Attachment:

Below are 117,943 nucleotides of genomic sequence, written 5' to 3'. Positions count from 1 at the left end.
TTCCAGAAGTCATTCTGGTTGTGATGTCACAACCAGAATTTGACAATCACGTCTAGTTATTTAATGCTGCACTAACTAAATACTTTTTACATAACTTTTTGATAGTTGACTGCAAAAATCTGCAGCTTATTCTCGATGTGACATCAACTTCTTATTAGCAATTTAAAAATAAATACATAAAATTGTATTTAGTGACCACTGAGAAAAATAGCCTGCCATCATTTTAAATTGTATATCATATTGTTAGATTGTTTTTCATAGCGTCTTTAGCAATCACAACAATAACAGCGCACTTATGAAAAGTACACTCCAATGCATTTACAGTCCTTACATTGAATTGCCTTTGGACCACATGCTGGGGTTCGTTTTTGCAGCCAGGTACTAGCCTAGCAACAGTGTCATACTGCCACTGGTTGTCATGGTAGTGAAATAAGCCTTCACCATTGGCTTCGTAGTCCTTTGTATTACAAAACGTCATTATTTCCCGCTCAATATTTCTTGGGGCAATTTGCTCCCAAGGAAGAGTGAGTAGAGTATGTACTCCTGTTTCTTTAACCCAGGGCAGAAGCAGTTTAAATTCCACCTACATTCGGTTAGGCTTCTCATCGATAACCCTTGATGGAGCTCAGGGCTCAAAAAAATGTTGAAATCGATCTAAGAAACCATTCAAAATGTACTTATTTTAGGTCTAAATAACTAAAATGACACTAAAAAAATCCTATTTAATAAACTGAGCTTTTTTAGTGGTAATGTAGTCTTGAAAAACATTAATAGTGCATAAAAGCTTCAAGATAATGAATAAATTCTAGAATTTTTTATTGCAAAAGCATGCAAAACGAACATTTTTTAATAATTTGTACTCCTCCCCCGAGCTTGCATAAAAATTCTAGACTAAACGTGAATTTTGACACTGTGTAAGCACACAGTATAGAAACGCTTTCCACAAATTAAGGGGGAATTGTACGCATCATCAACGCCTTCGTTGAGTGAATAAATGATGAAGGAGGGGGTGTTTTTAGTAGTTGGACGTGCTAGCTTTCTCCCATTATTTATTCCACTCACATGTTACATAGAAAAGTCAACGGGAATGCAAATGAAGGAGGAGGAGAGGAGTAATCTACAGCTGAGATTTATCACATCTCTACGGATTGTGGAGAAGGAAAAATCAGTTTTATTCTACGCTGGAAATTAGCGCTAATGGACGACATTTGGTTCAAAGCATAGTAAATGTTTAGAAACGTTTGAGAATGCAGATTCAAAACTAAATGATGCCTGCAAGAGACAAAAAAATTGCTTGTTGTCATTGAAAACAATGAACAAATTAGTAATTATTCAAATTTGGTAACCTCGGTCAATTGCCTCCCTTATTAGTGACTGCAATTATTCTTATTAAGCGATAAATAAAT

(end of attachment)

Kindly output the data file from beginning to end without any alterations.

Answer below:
Below are 117,943 nucleotides of genomic sequence, written 5' to 3'. Positions count from 1 at the left end.
TTCCAGAAGTCATTCTGGTTGTGATGTCACAACCAGAATTTGACAATCACGTCTAGTTATTTAATGCTGCACTAACTAAATACTTTTTACATAACTTTTTGATAGTTGACTGCAAAAATCTGCAGCTTATTCTCGATGTGACATCAACTTCTTATTAGCAATTTAAAAATAAATACATAAAATTGTATTTAGTGACCACTGAGAAAAATAGCCTGCCATCATTTTAAATTGTATATCATATTGTTAGATTGTTTTTCATAGCGTCTTTAGCAATCACAACAATAACAGCGCACTTATGAAAAGTACACTCCAATGCATTTACAGTCCTTACATTGAATTGCCTTTGGACCACATGCTGGGGTTCGTTTTTGCAGCCAGGTACTAGCCTAGCAACAGTGTCATACTGCCACTGGTTGTCATGGTAGTGAAATAAGCCTTCACCATTGGCTTCGTAGTCCTTTGTATTACAAAACGTCATTATTTCCCGCTCAATATTTCTTGGGGCAATTTGCTCCCAAGGAAGAGTGAGTAGAGTATGTACTCCTGTTTCTTTAACCCAGGGCAGAAGCAGTTTAAATTCCACCTACATTCGGTTAGGCTTCTCATCGATAACCCTTGATGGAGCTCAGGGCTCAAAAAAATGTTGAAATCGATCTAAGAAACCATTCAAAATGTACTTATTTTAGGTCTAAATAACTAAAATGACACTAAAAAAATCCTATTTAATAAACTGAGCTTTTTTAGTGGTAATGTAGTCTTGAAAAACATTAATAGTGCATAAAAGCTTCAAGATAATGAATAAATTCTAGAATTTTTTATTGCAAAAGCATGCAAAACGAACATTTTTTAATAATTTGTACTCCTCCCCCGAGCTTGCATAAAAATTCTAGACTAAACGTGAATTTTGACACTGTGTAAGCACACAGTATAGAAACGCTTTCCACAAATTAAGGGGGAATTGTACGCATCATCAACGCCTTCGTTGAGTGAATAAATGATGAAGGAGGGGGTGTTTTTAGTAGTTGGACGTGCTAGCTTTCTCCCATTATTTATTCCACTCACATGTTACATAGAAAAGTCAACGGGAATGCAAATGAAGGAGGAGGAGAGGAGTAATCTACAGCTGAGATTTATCACATCTCTACGGATTGTGGAGAAGGAAAAATCAGTTTTATTCTACGCTGGAAATTAGCGCTAATGGACGACATTTGGTTCAAAGCATAGTAAATGTTTAGAAACGTTTGAGAATGCAGATTCAAAACTAAATGATGCCTGCAAGAGACAAAAAAATTGCTTGTTGTCATTGAAAACAATGAACAAATTAGTAATTATTCAAATTTGGTAACCTCGGTCAATTGCCTCCCTTATTAGTGACTGCAATTATTCTTATTAAGCGATAAATAAAT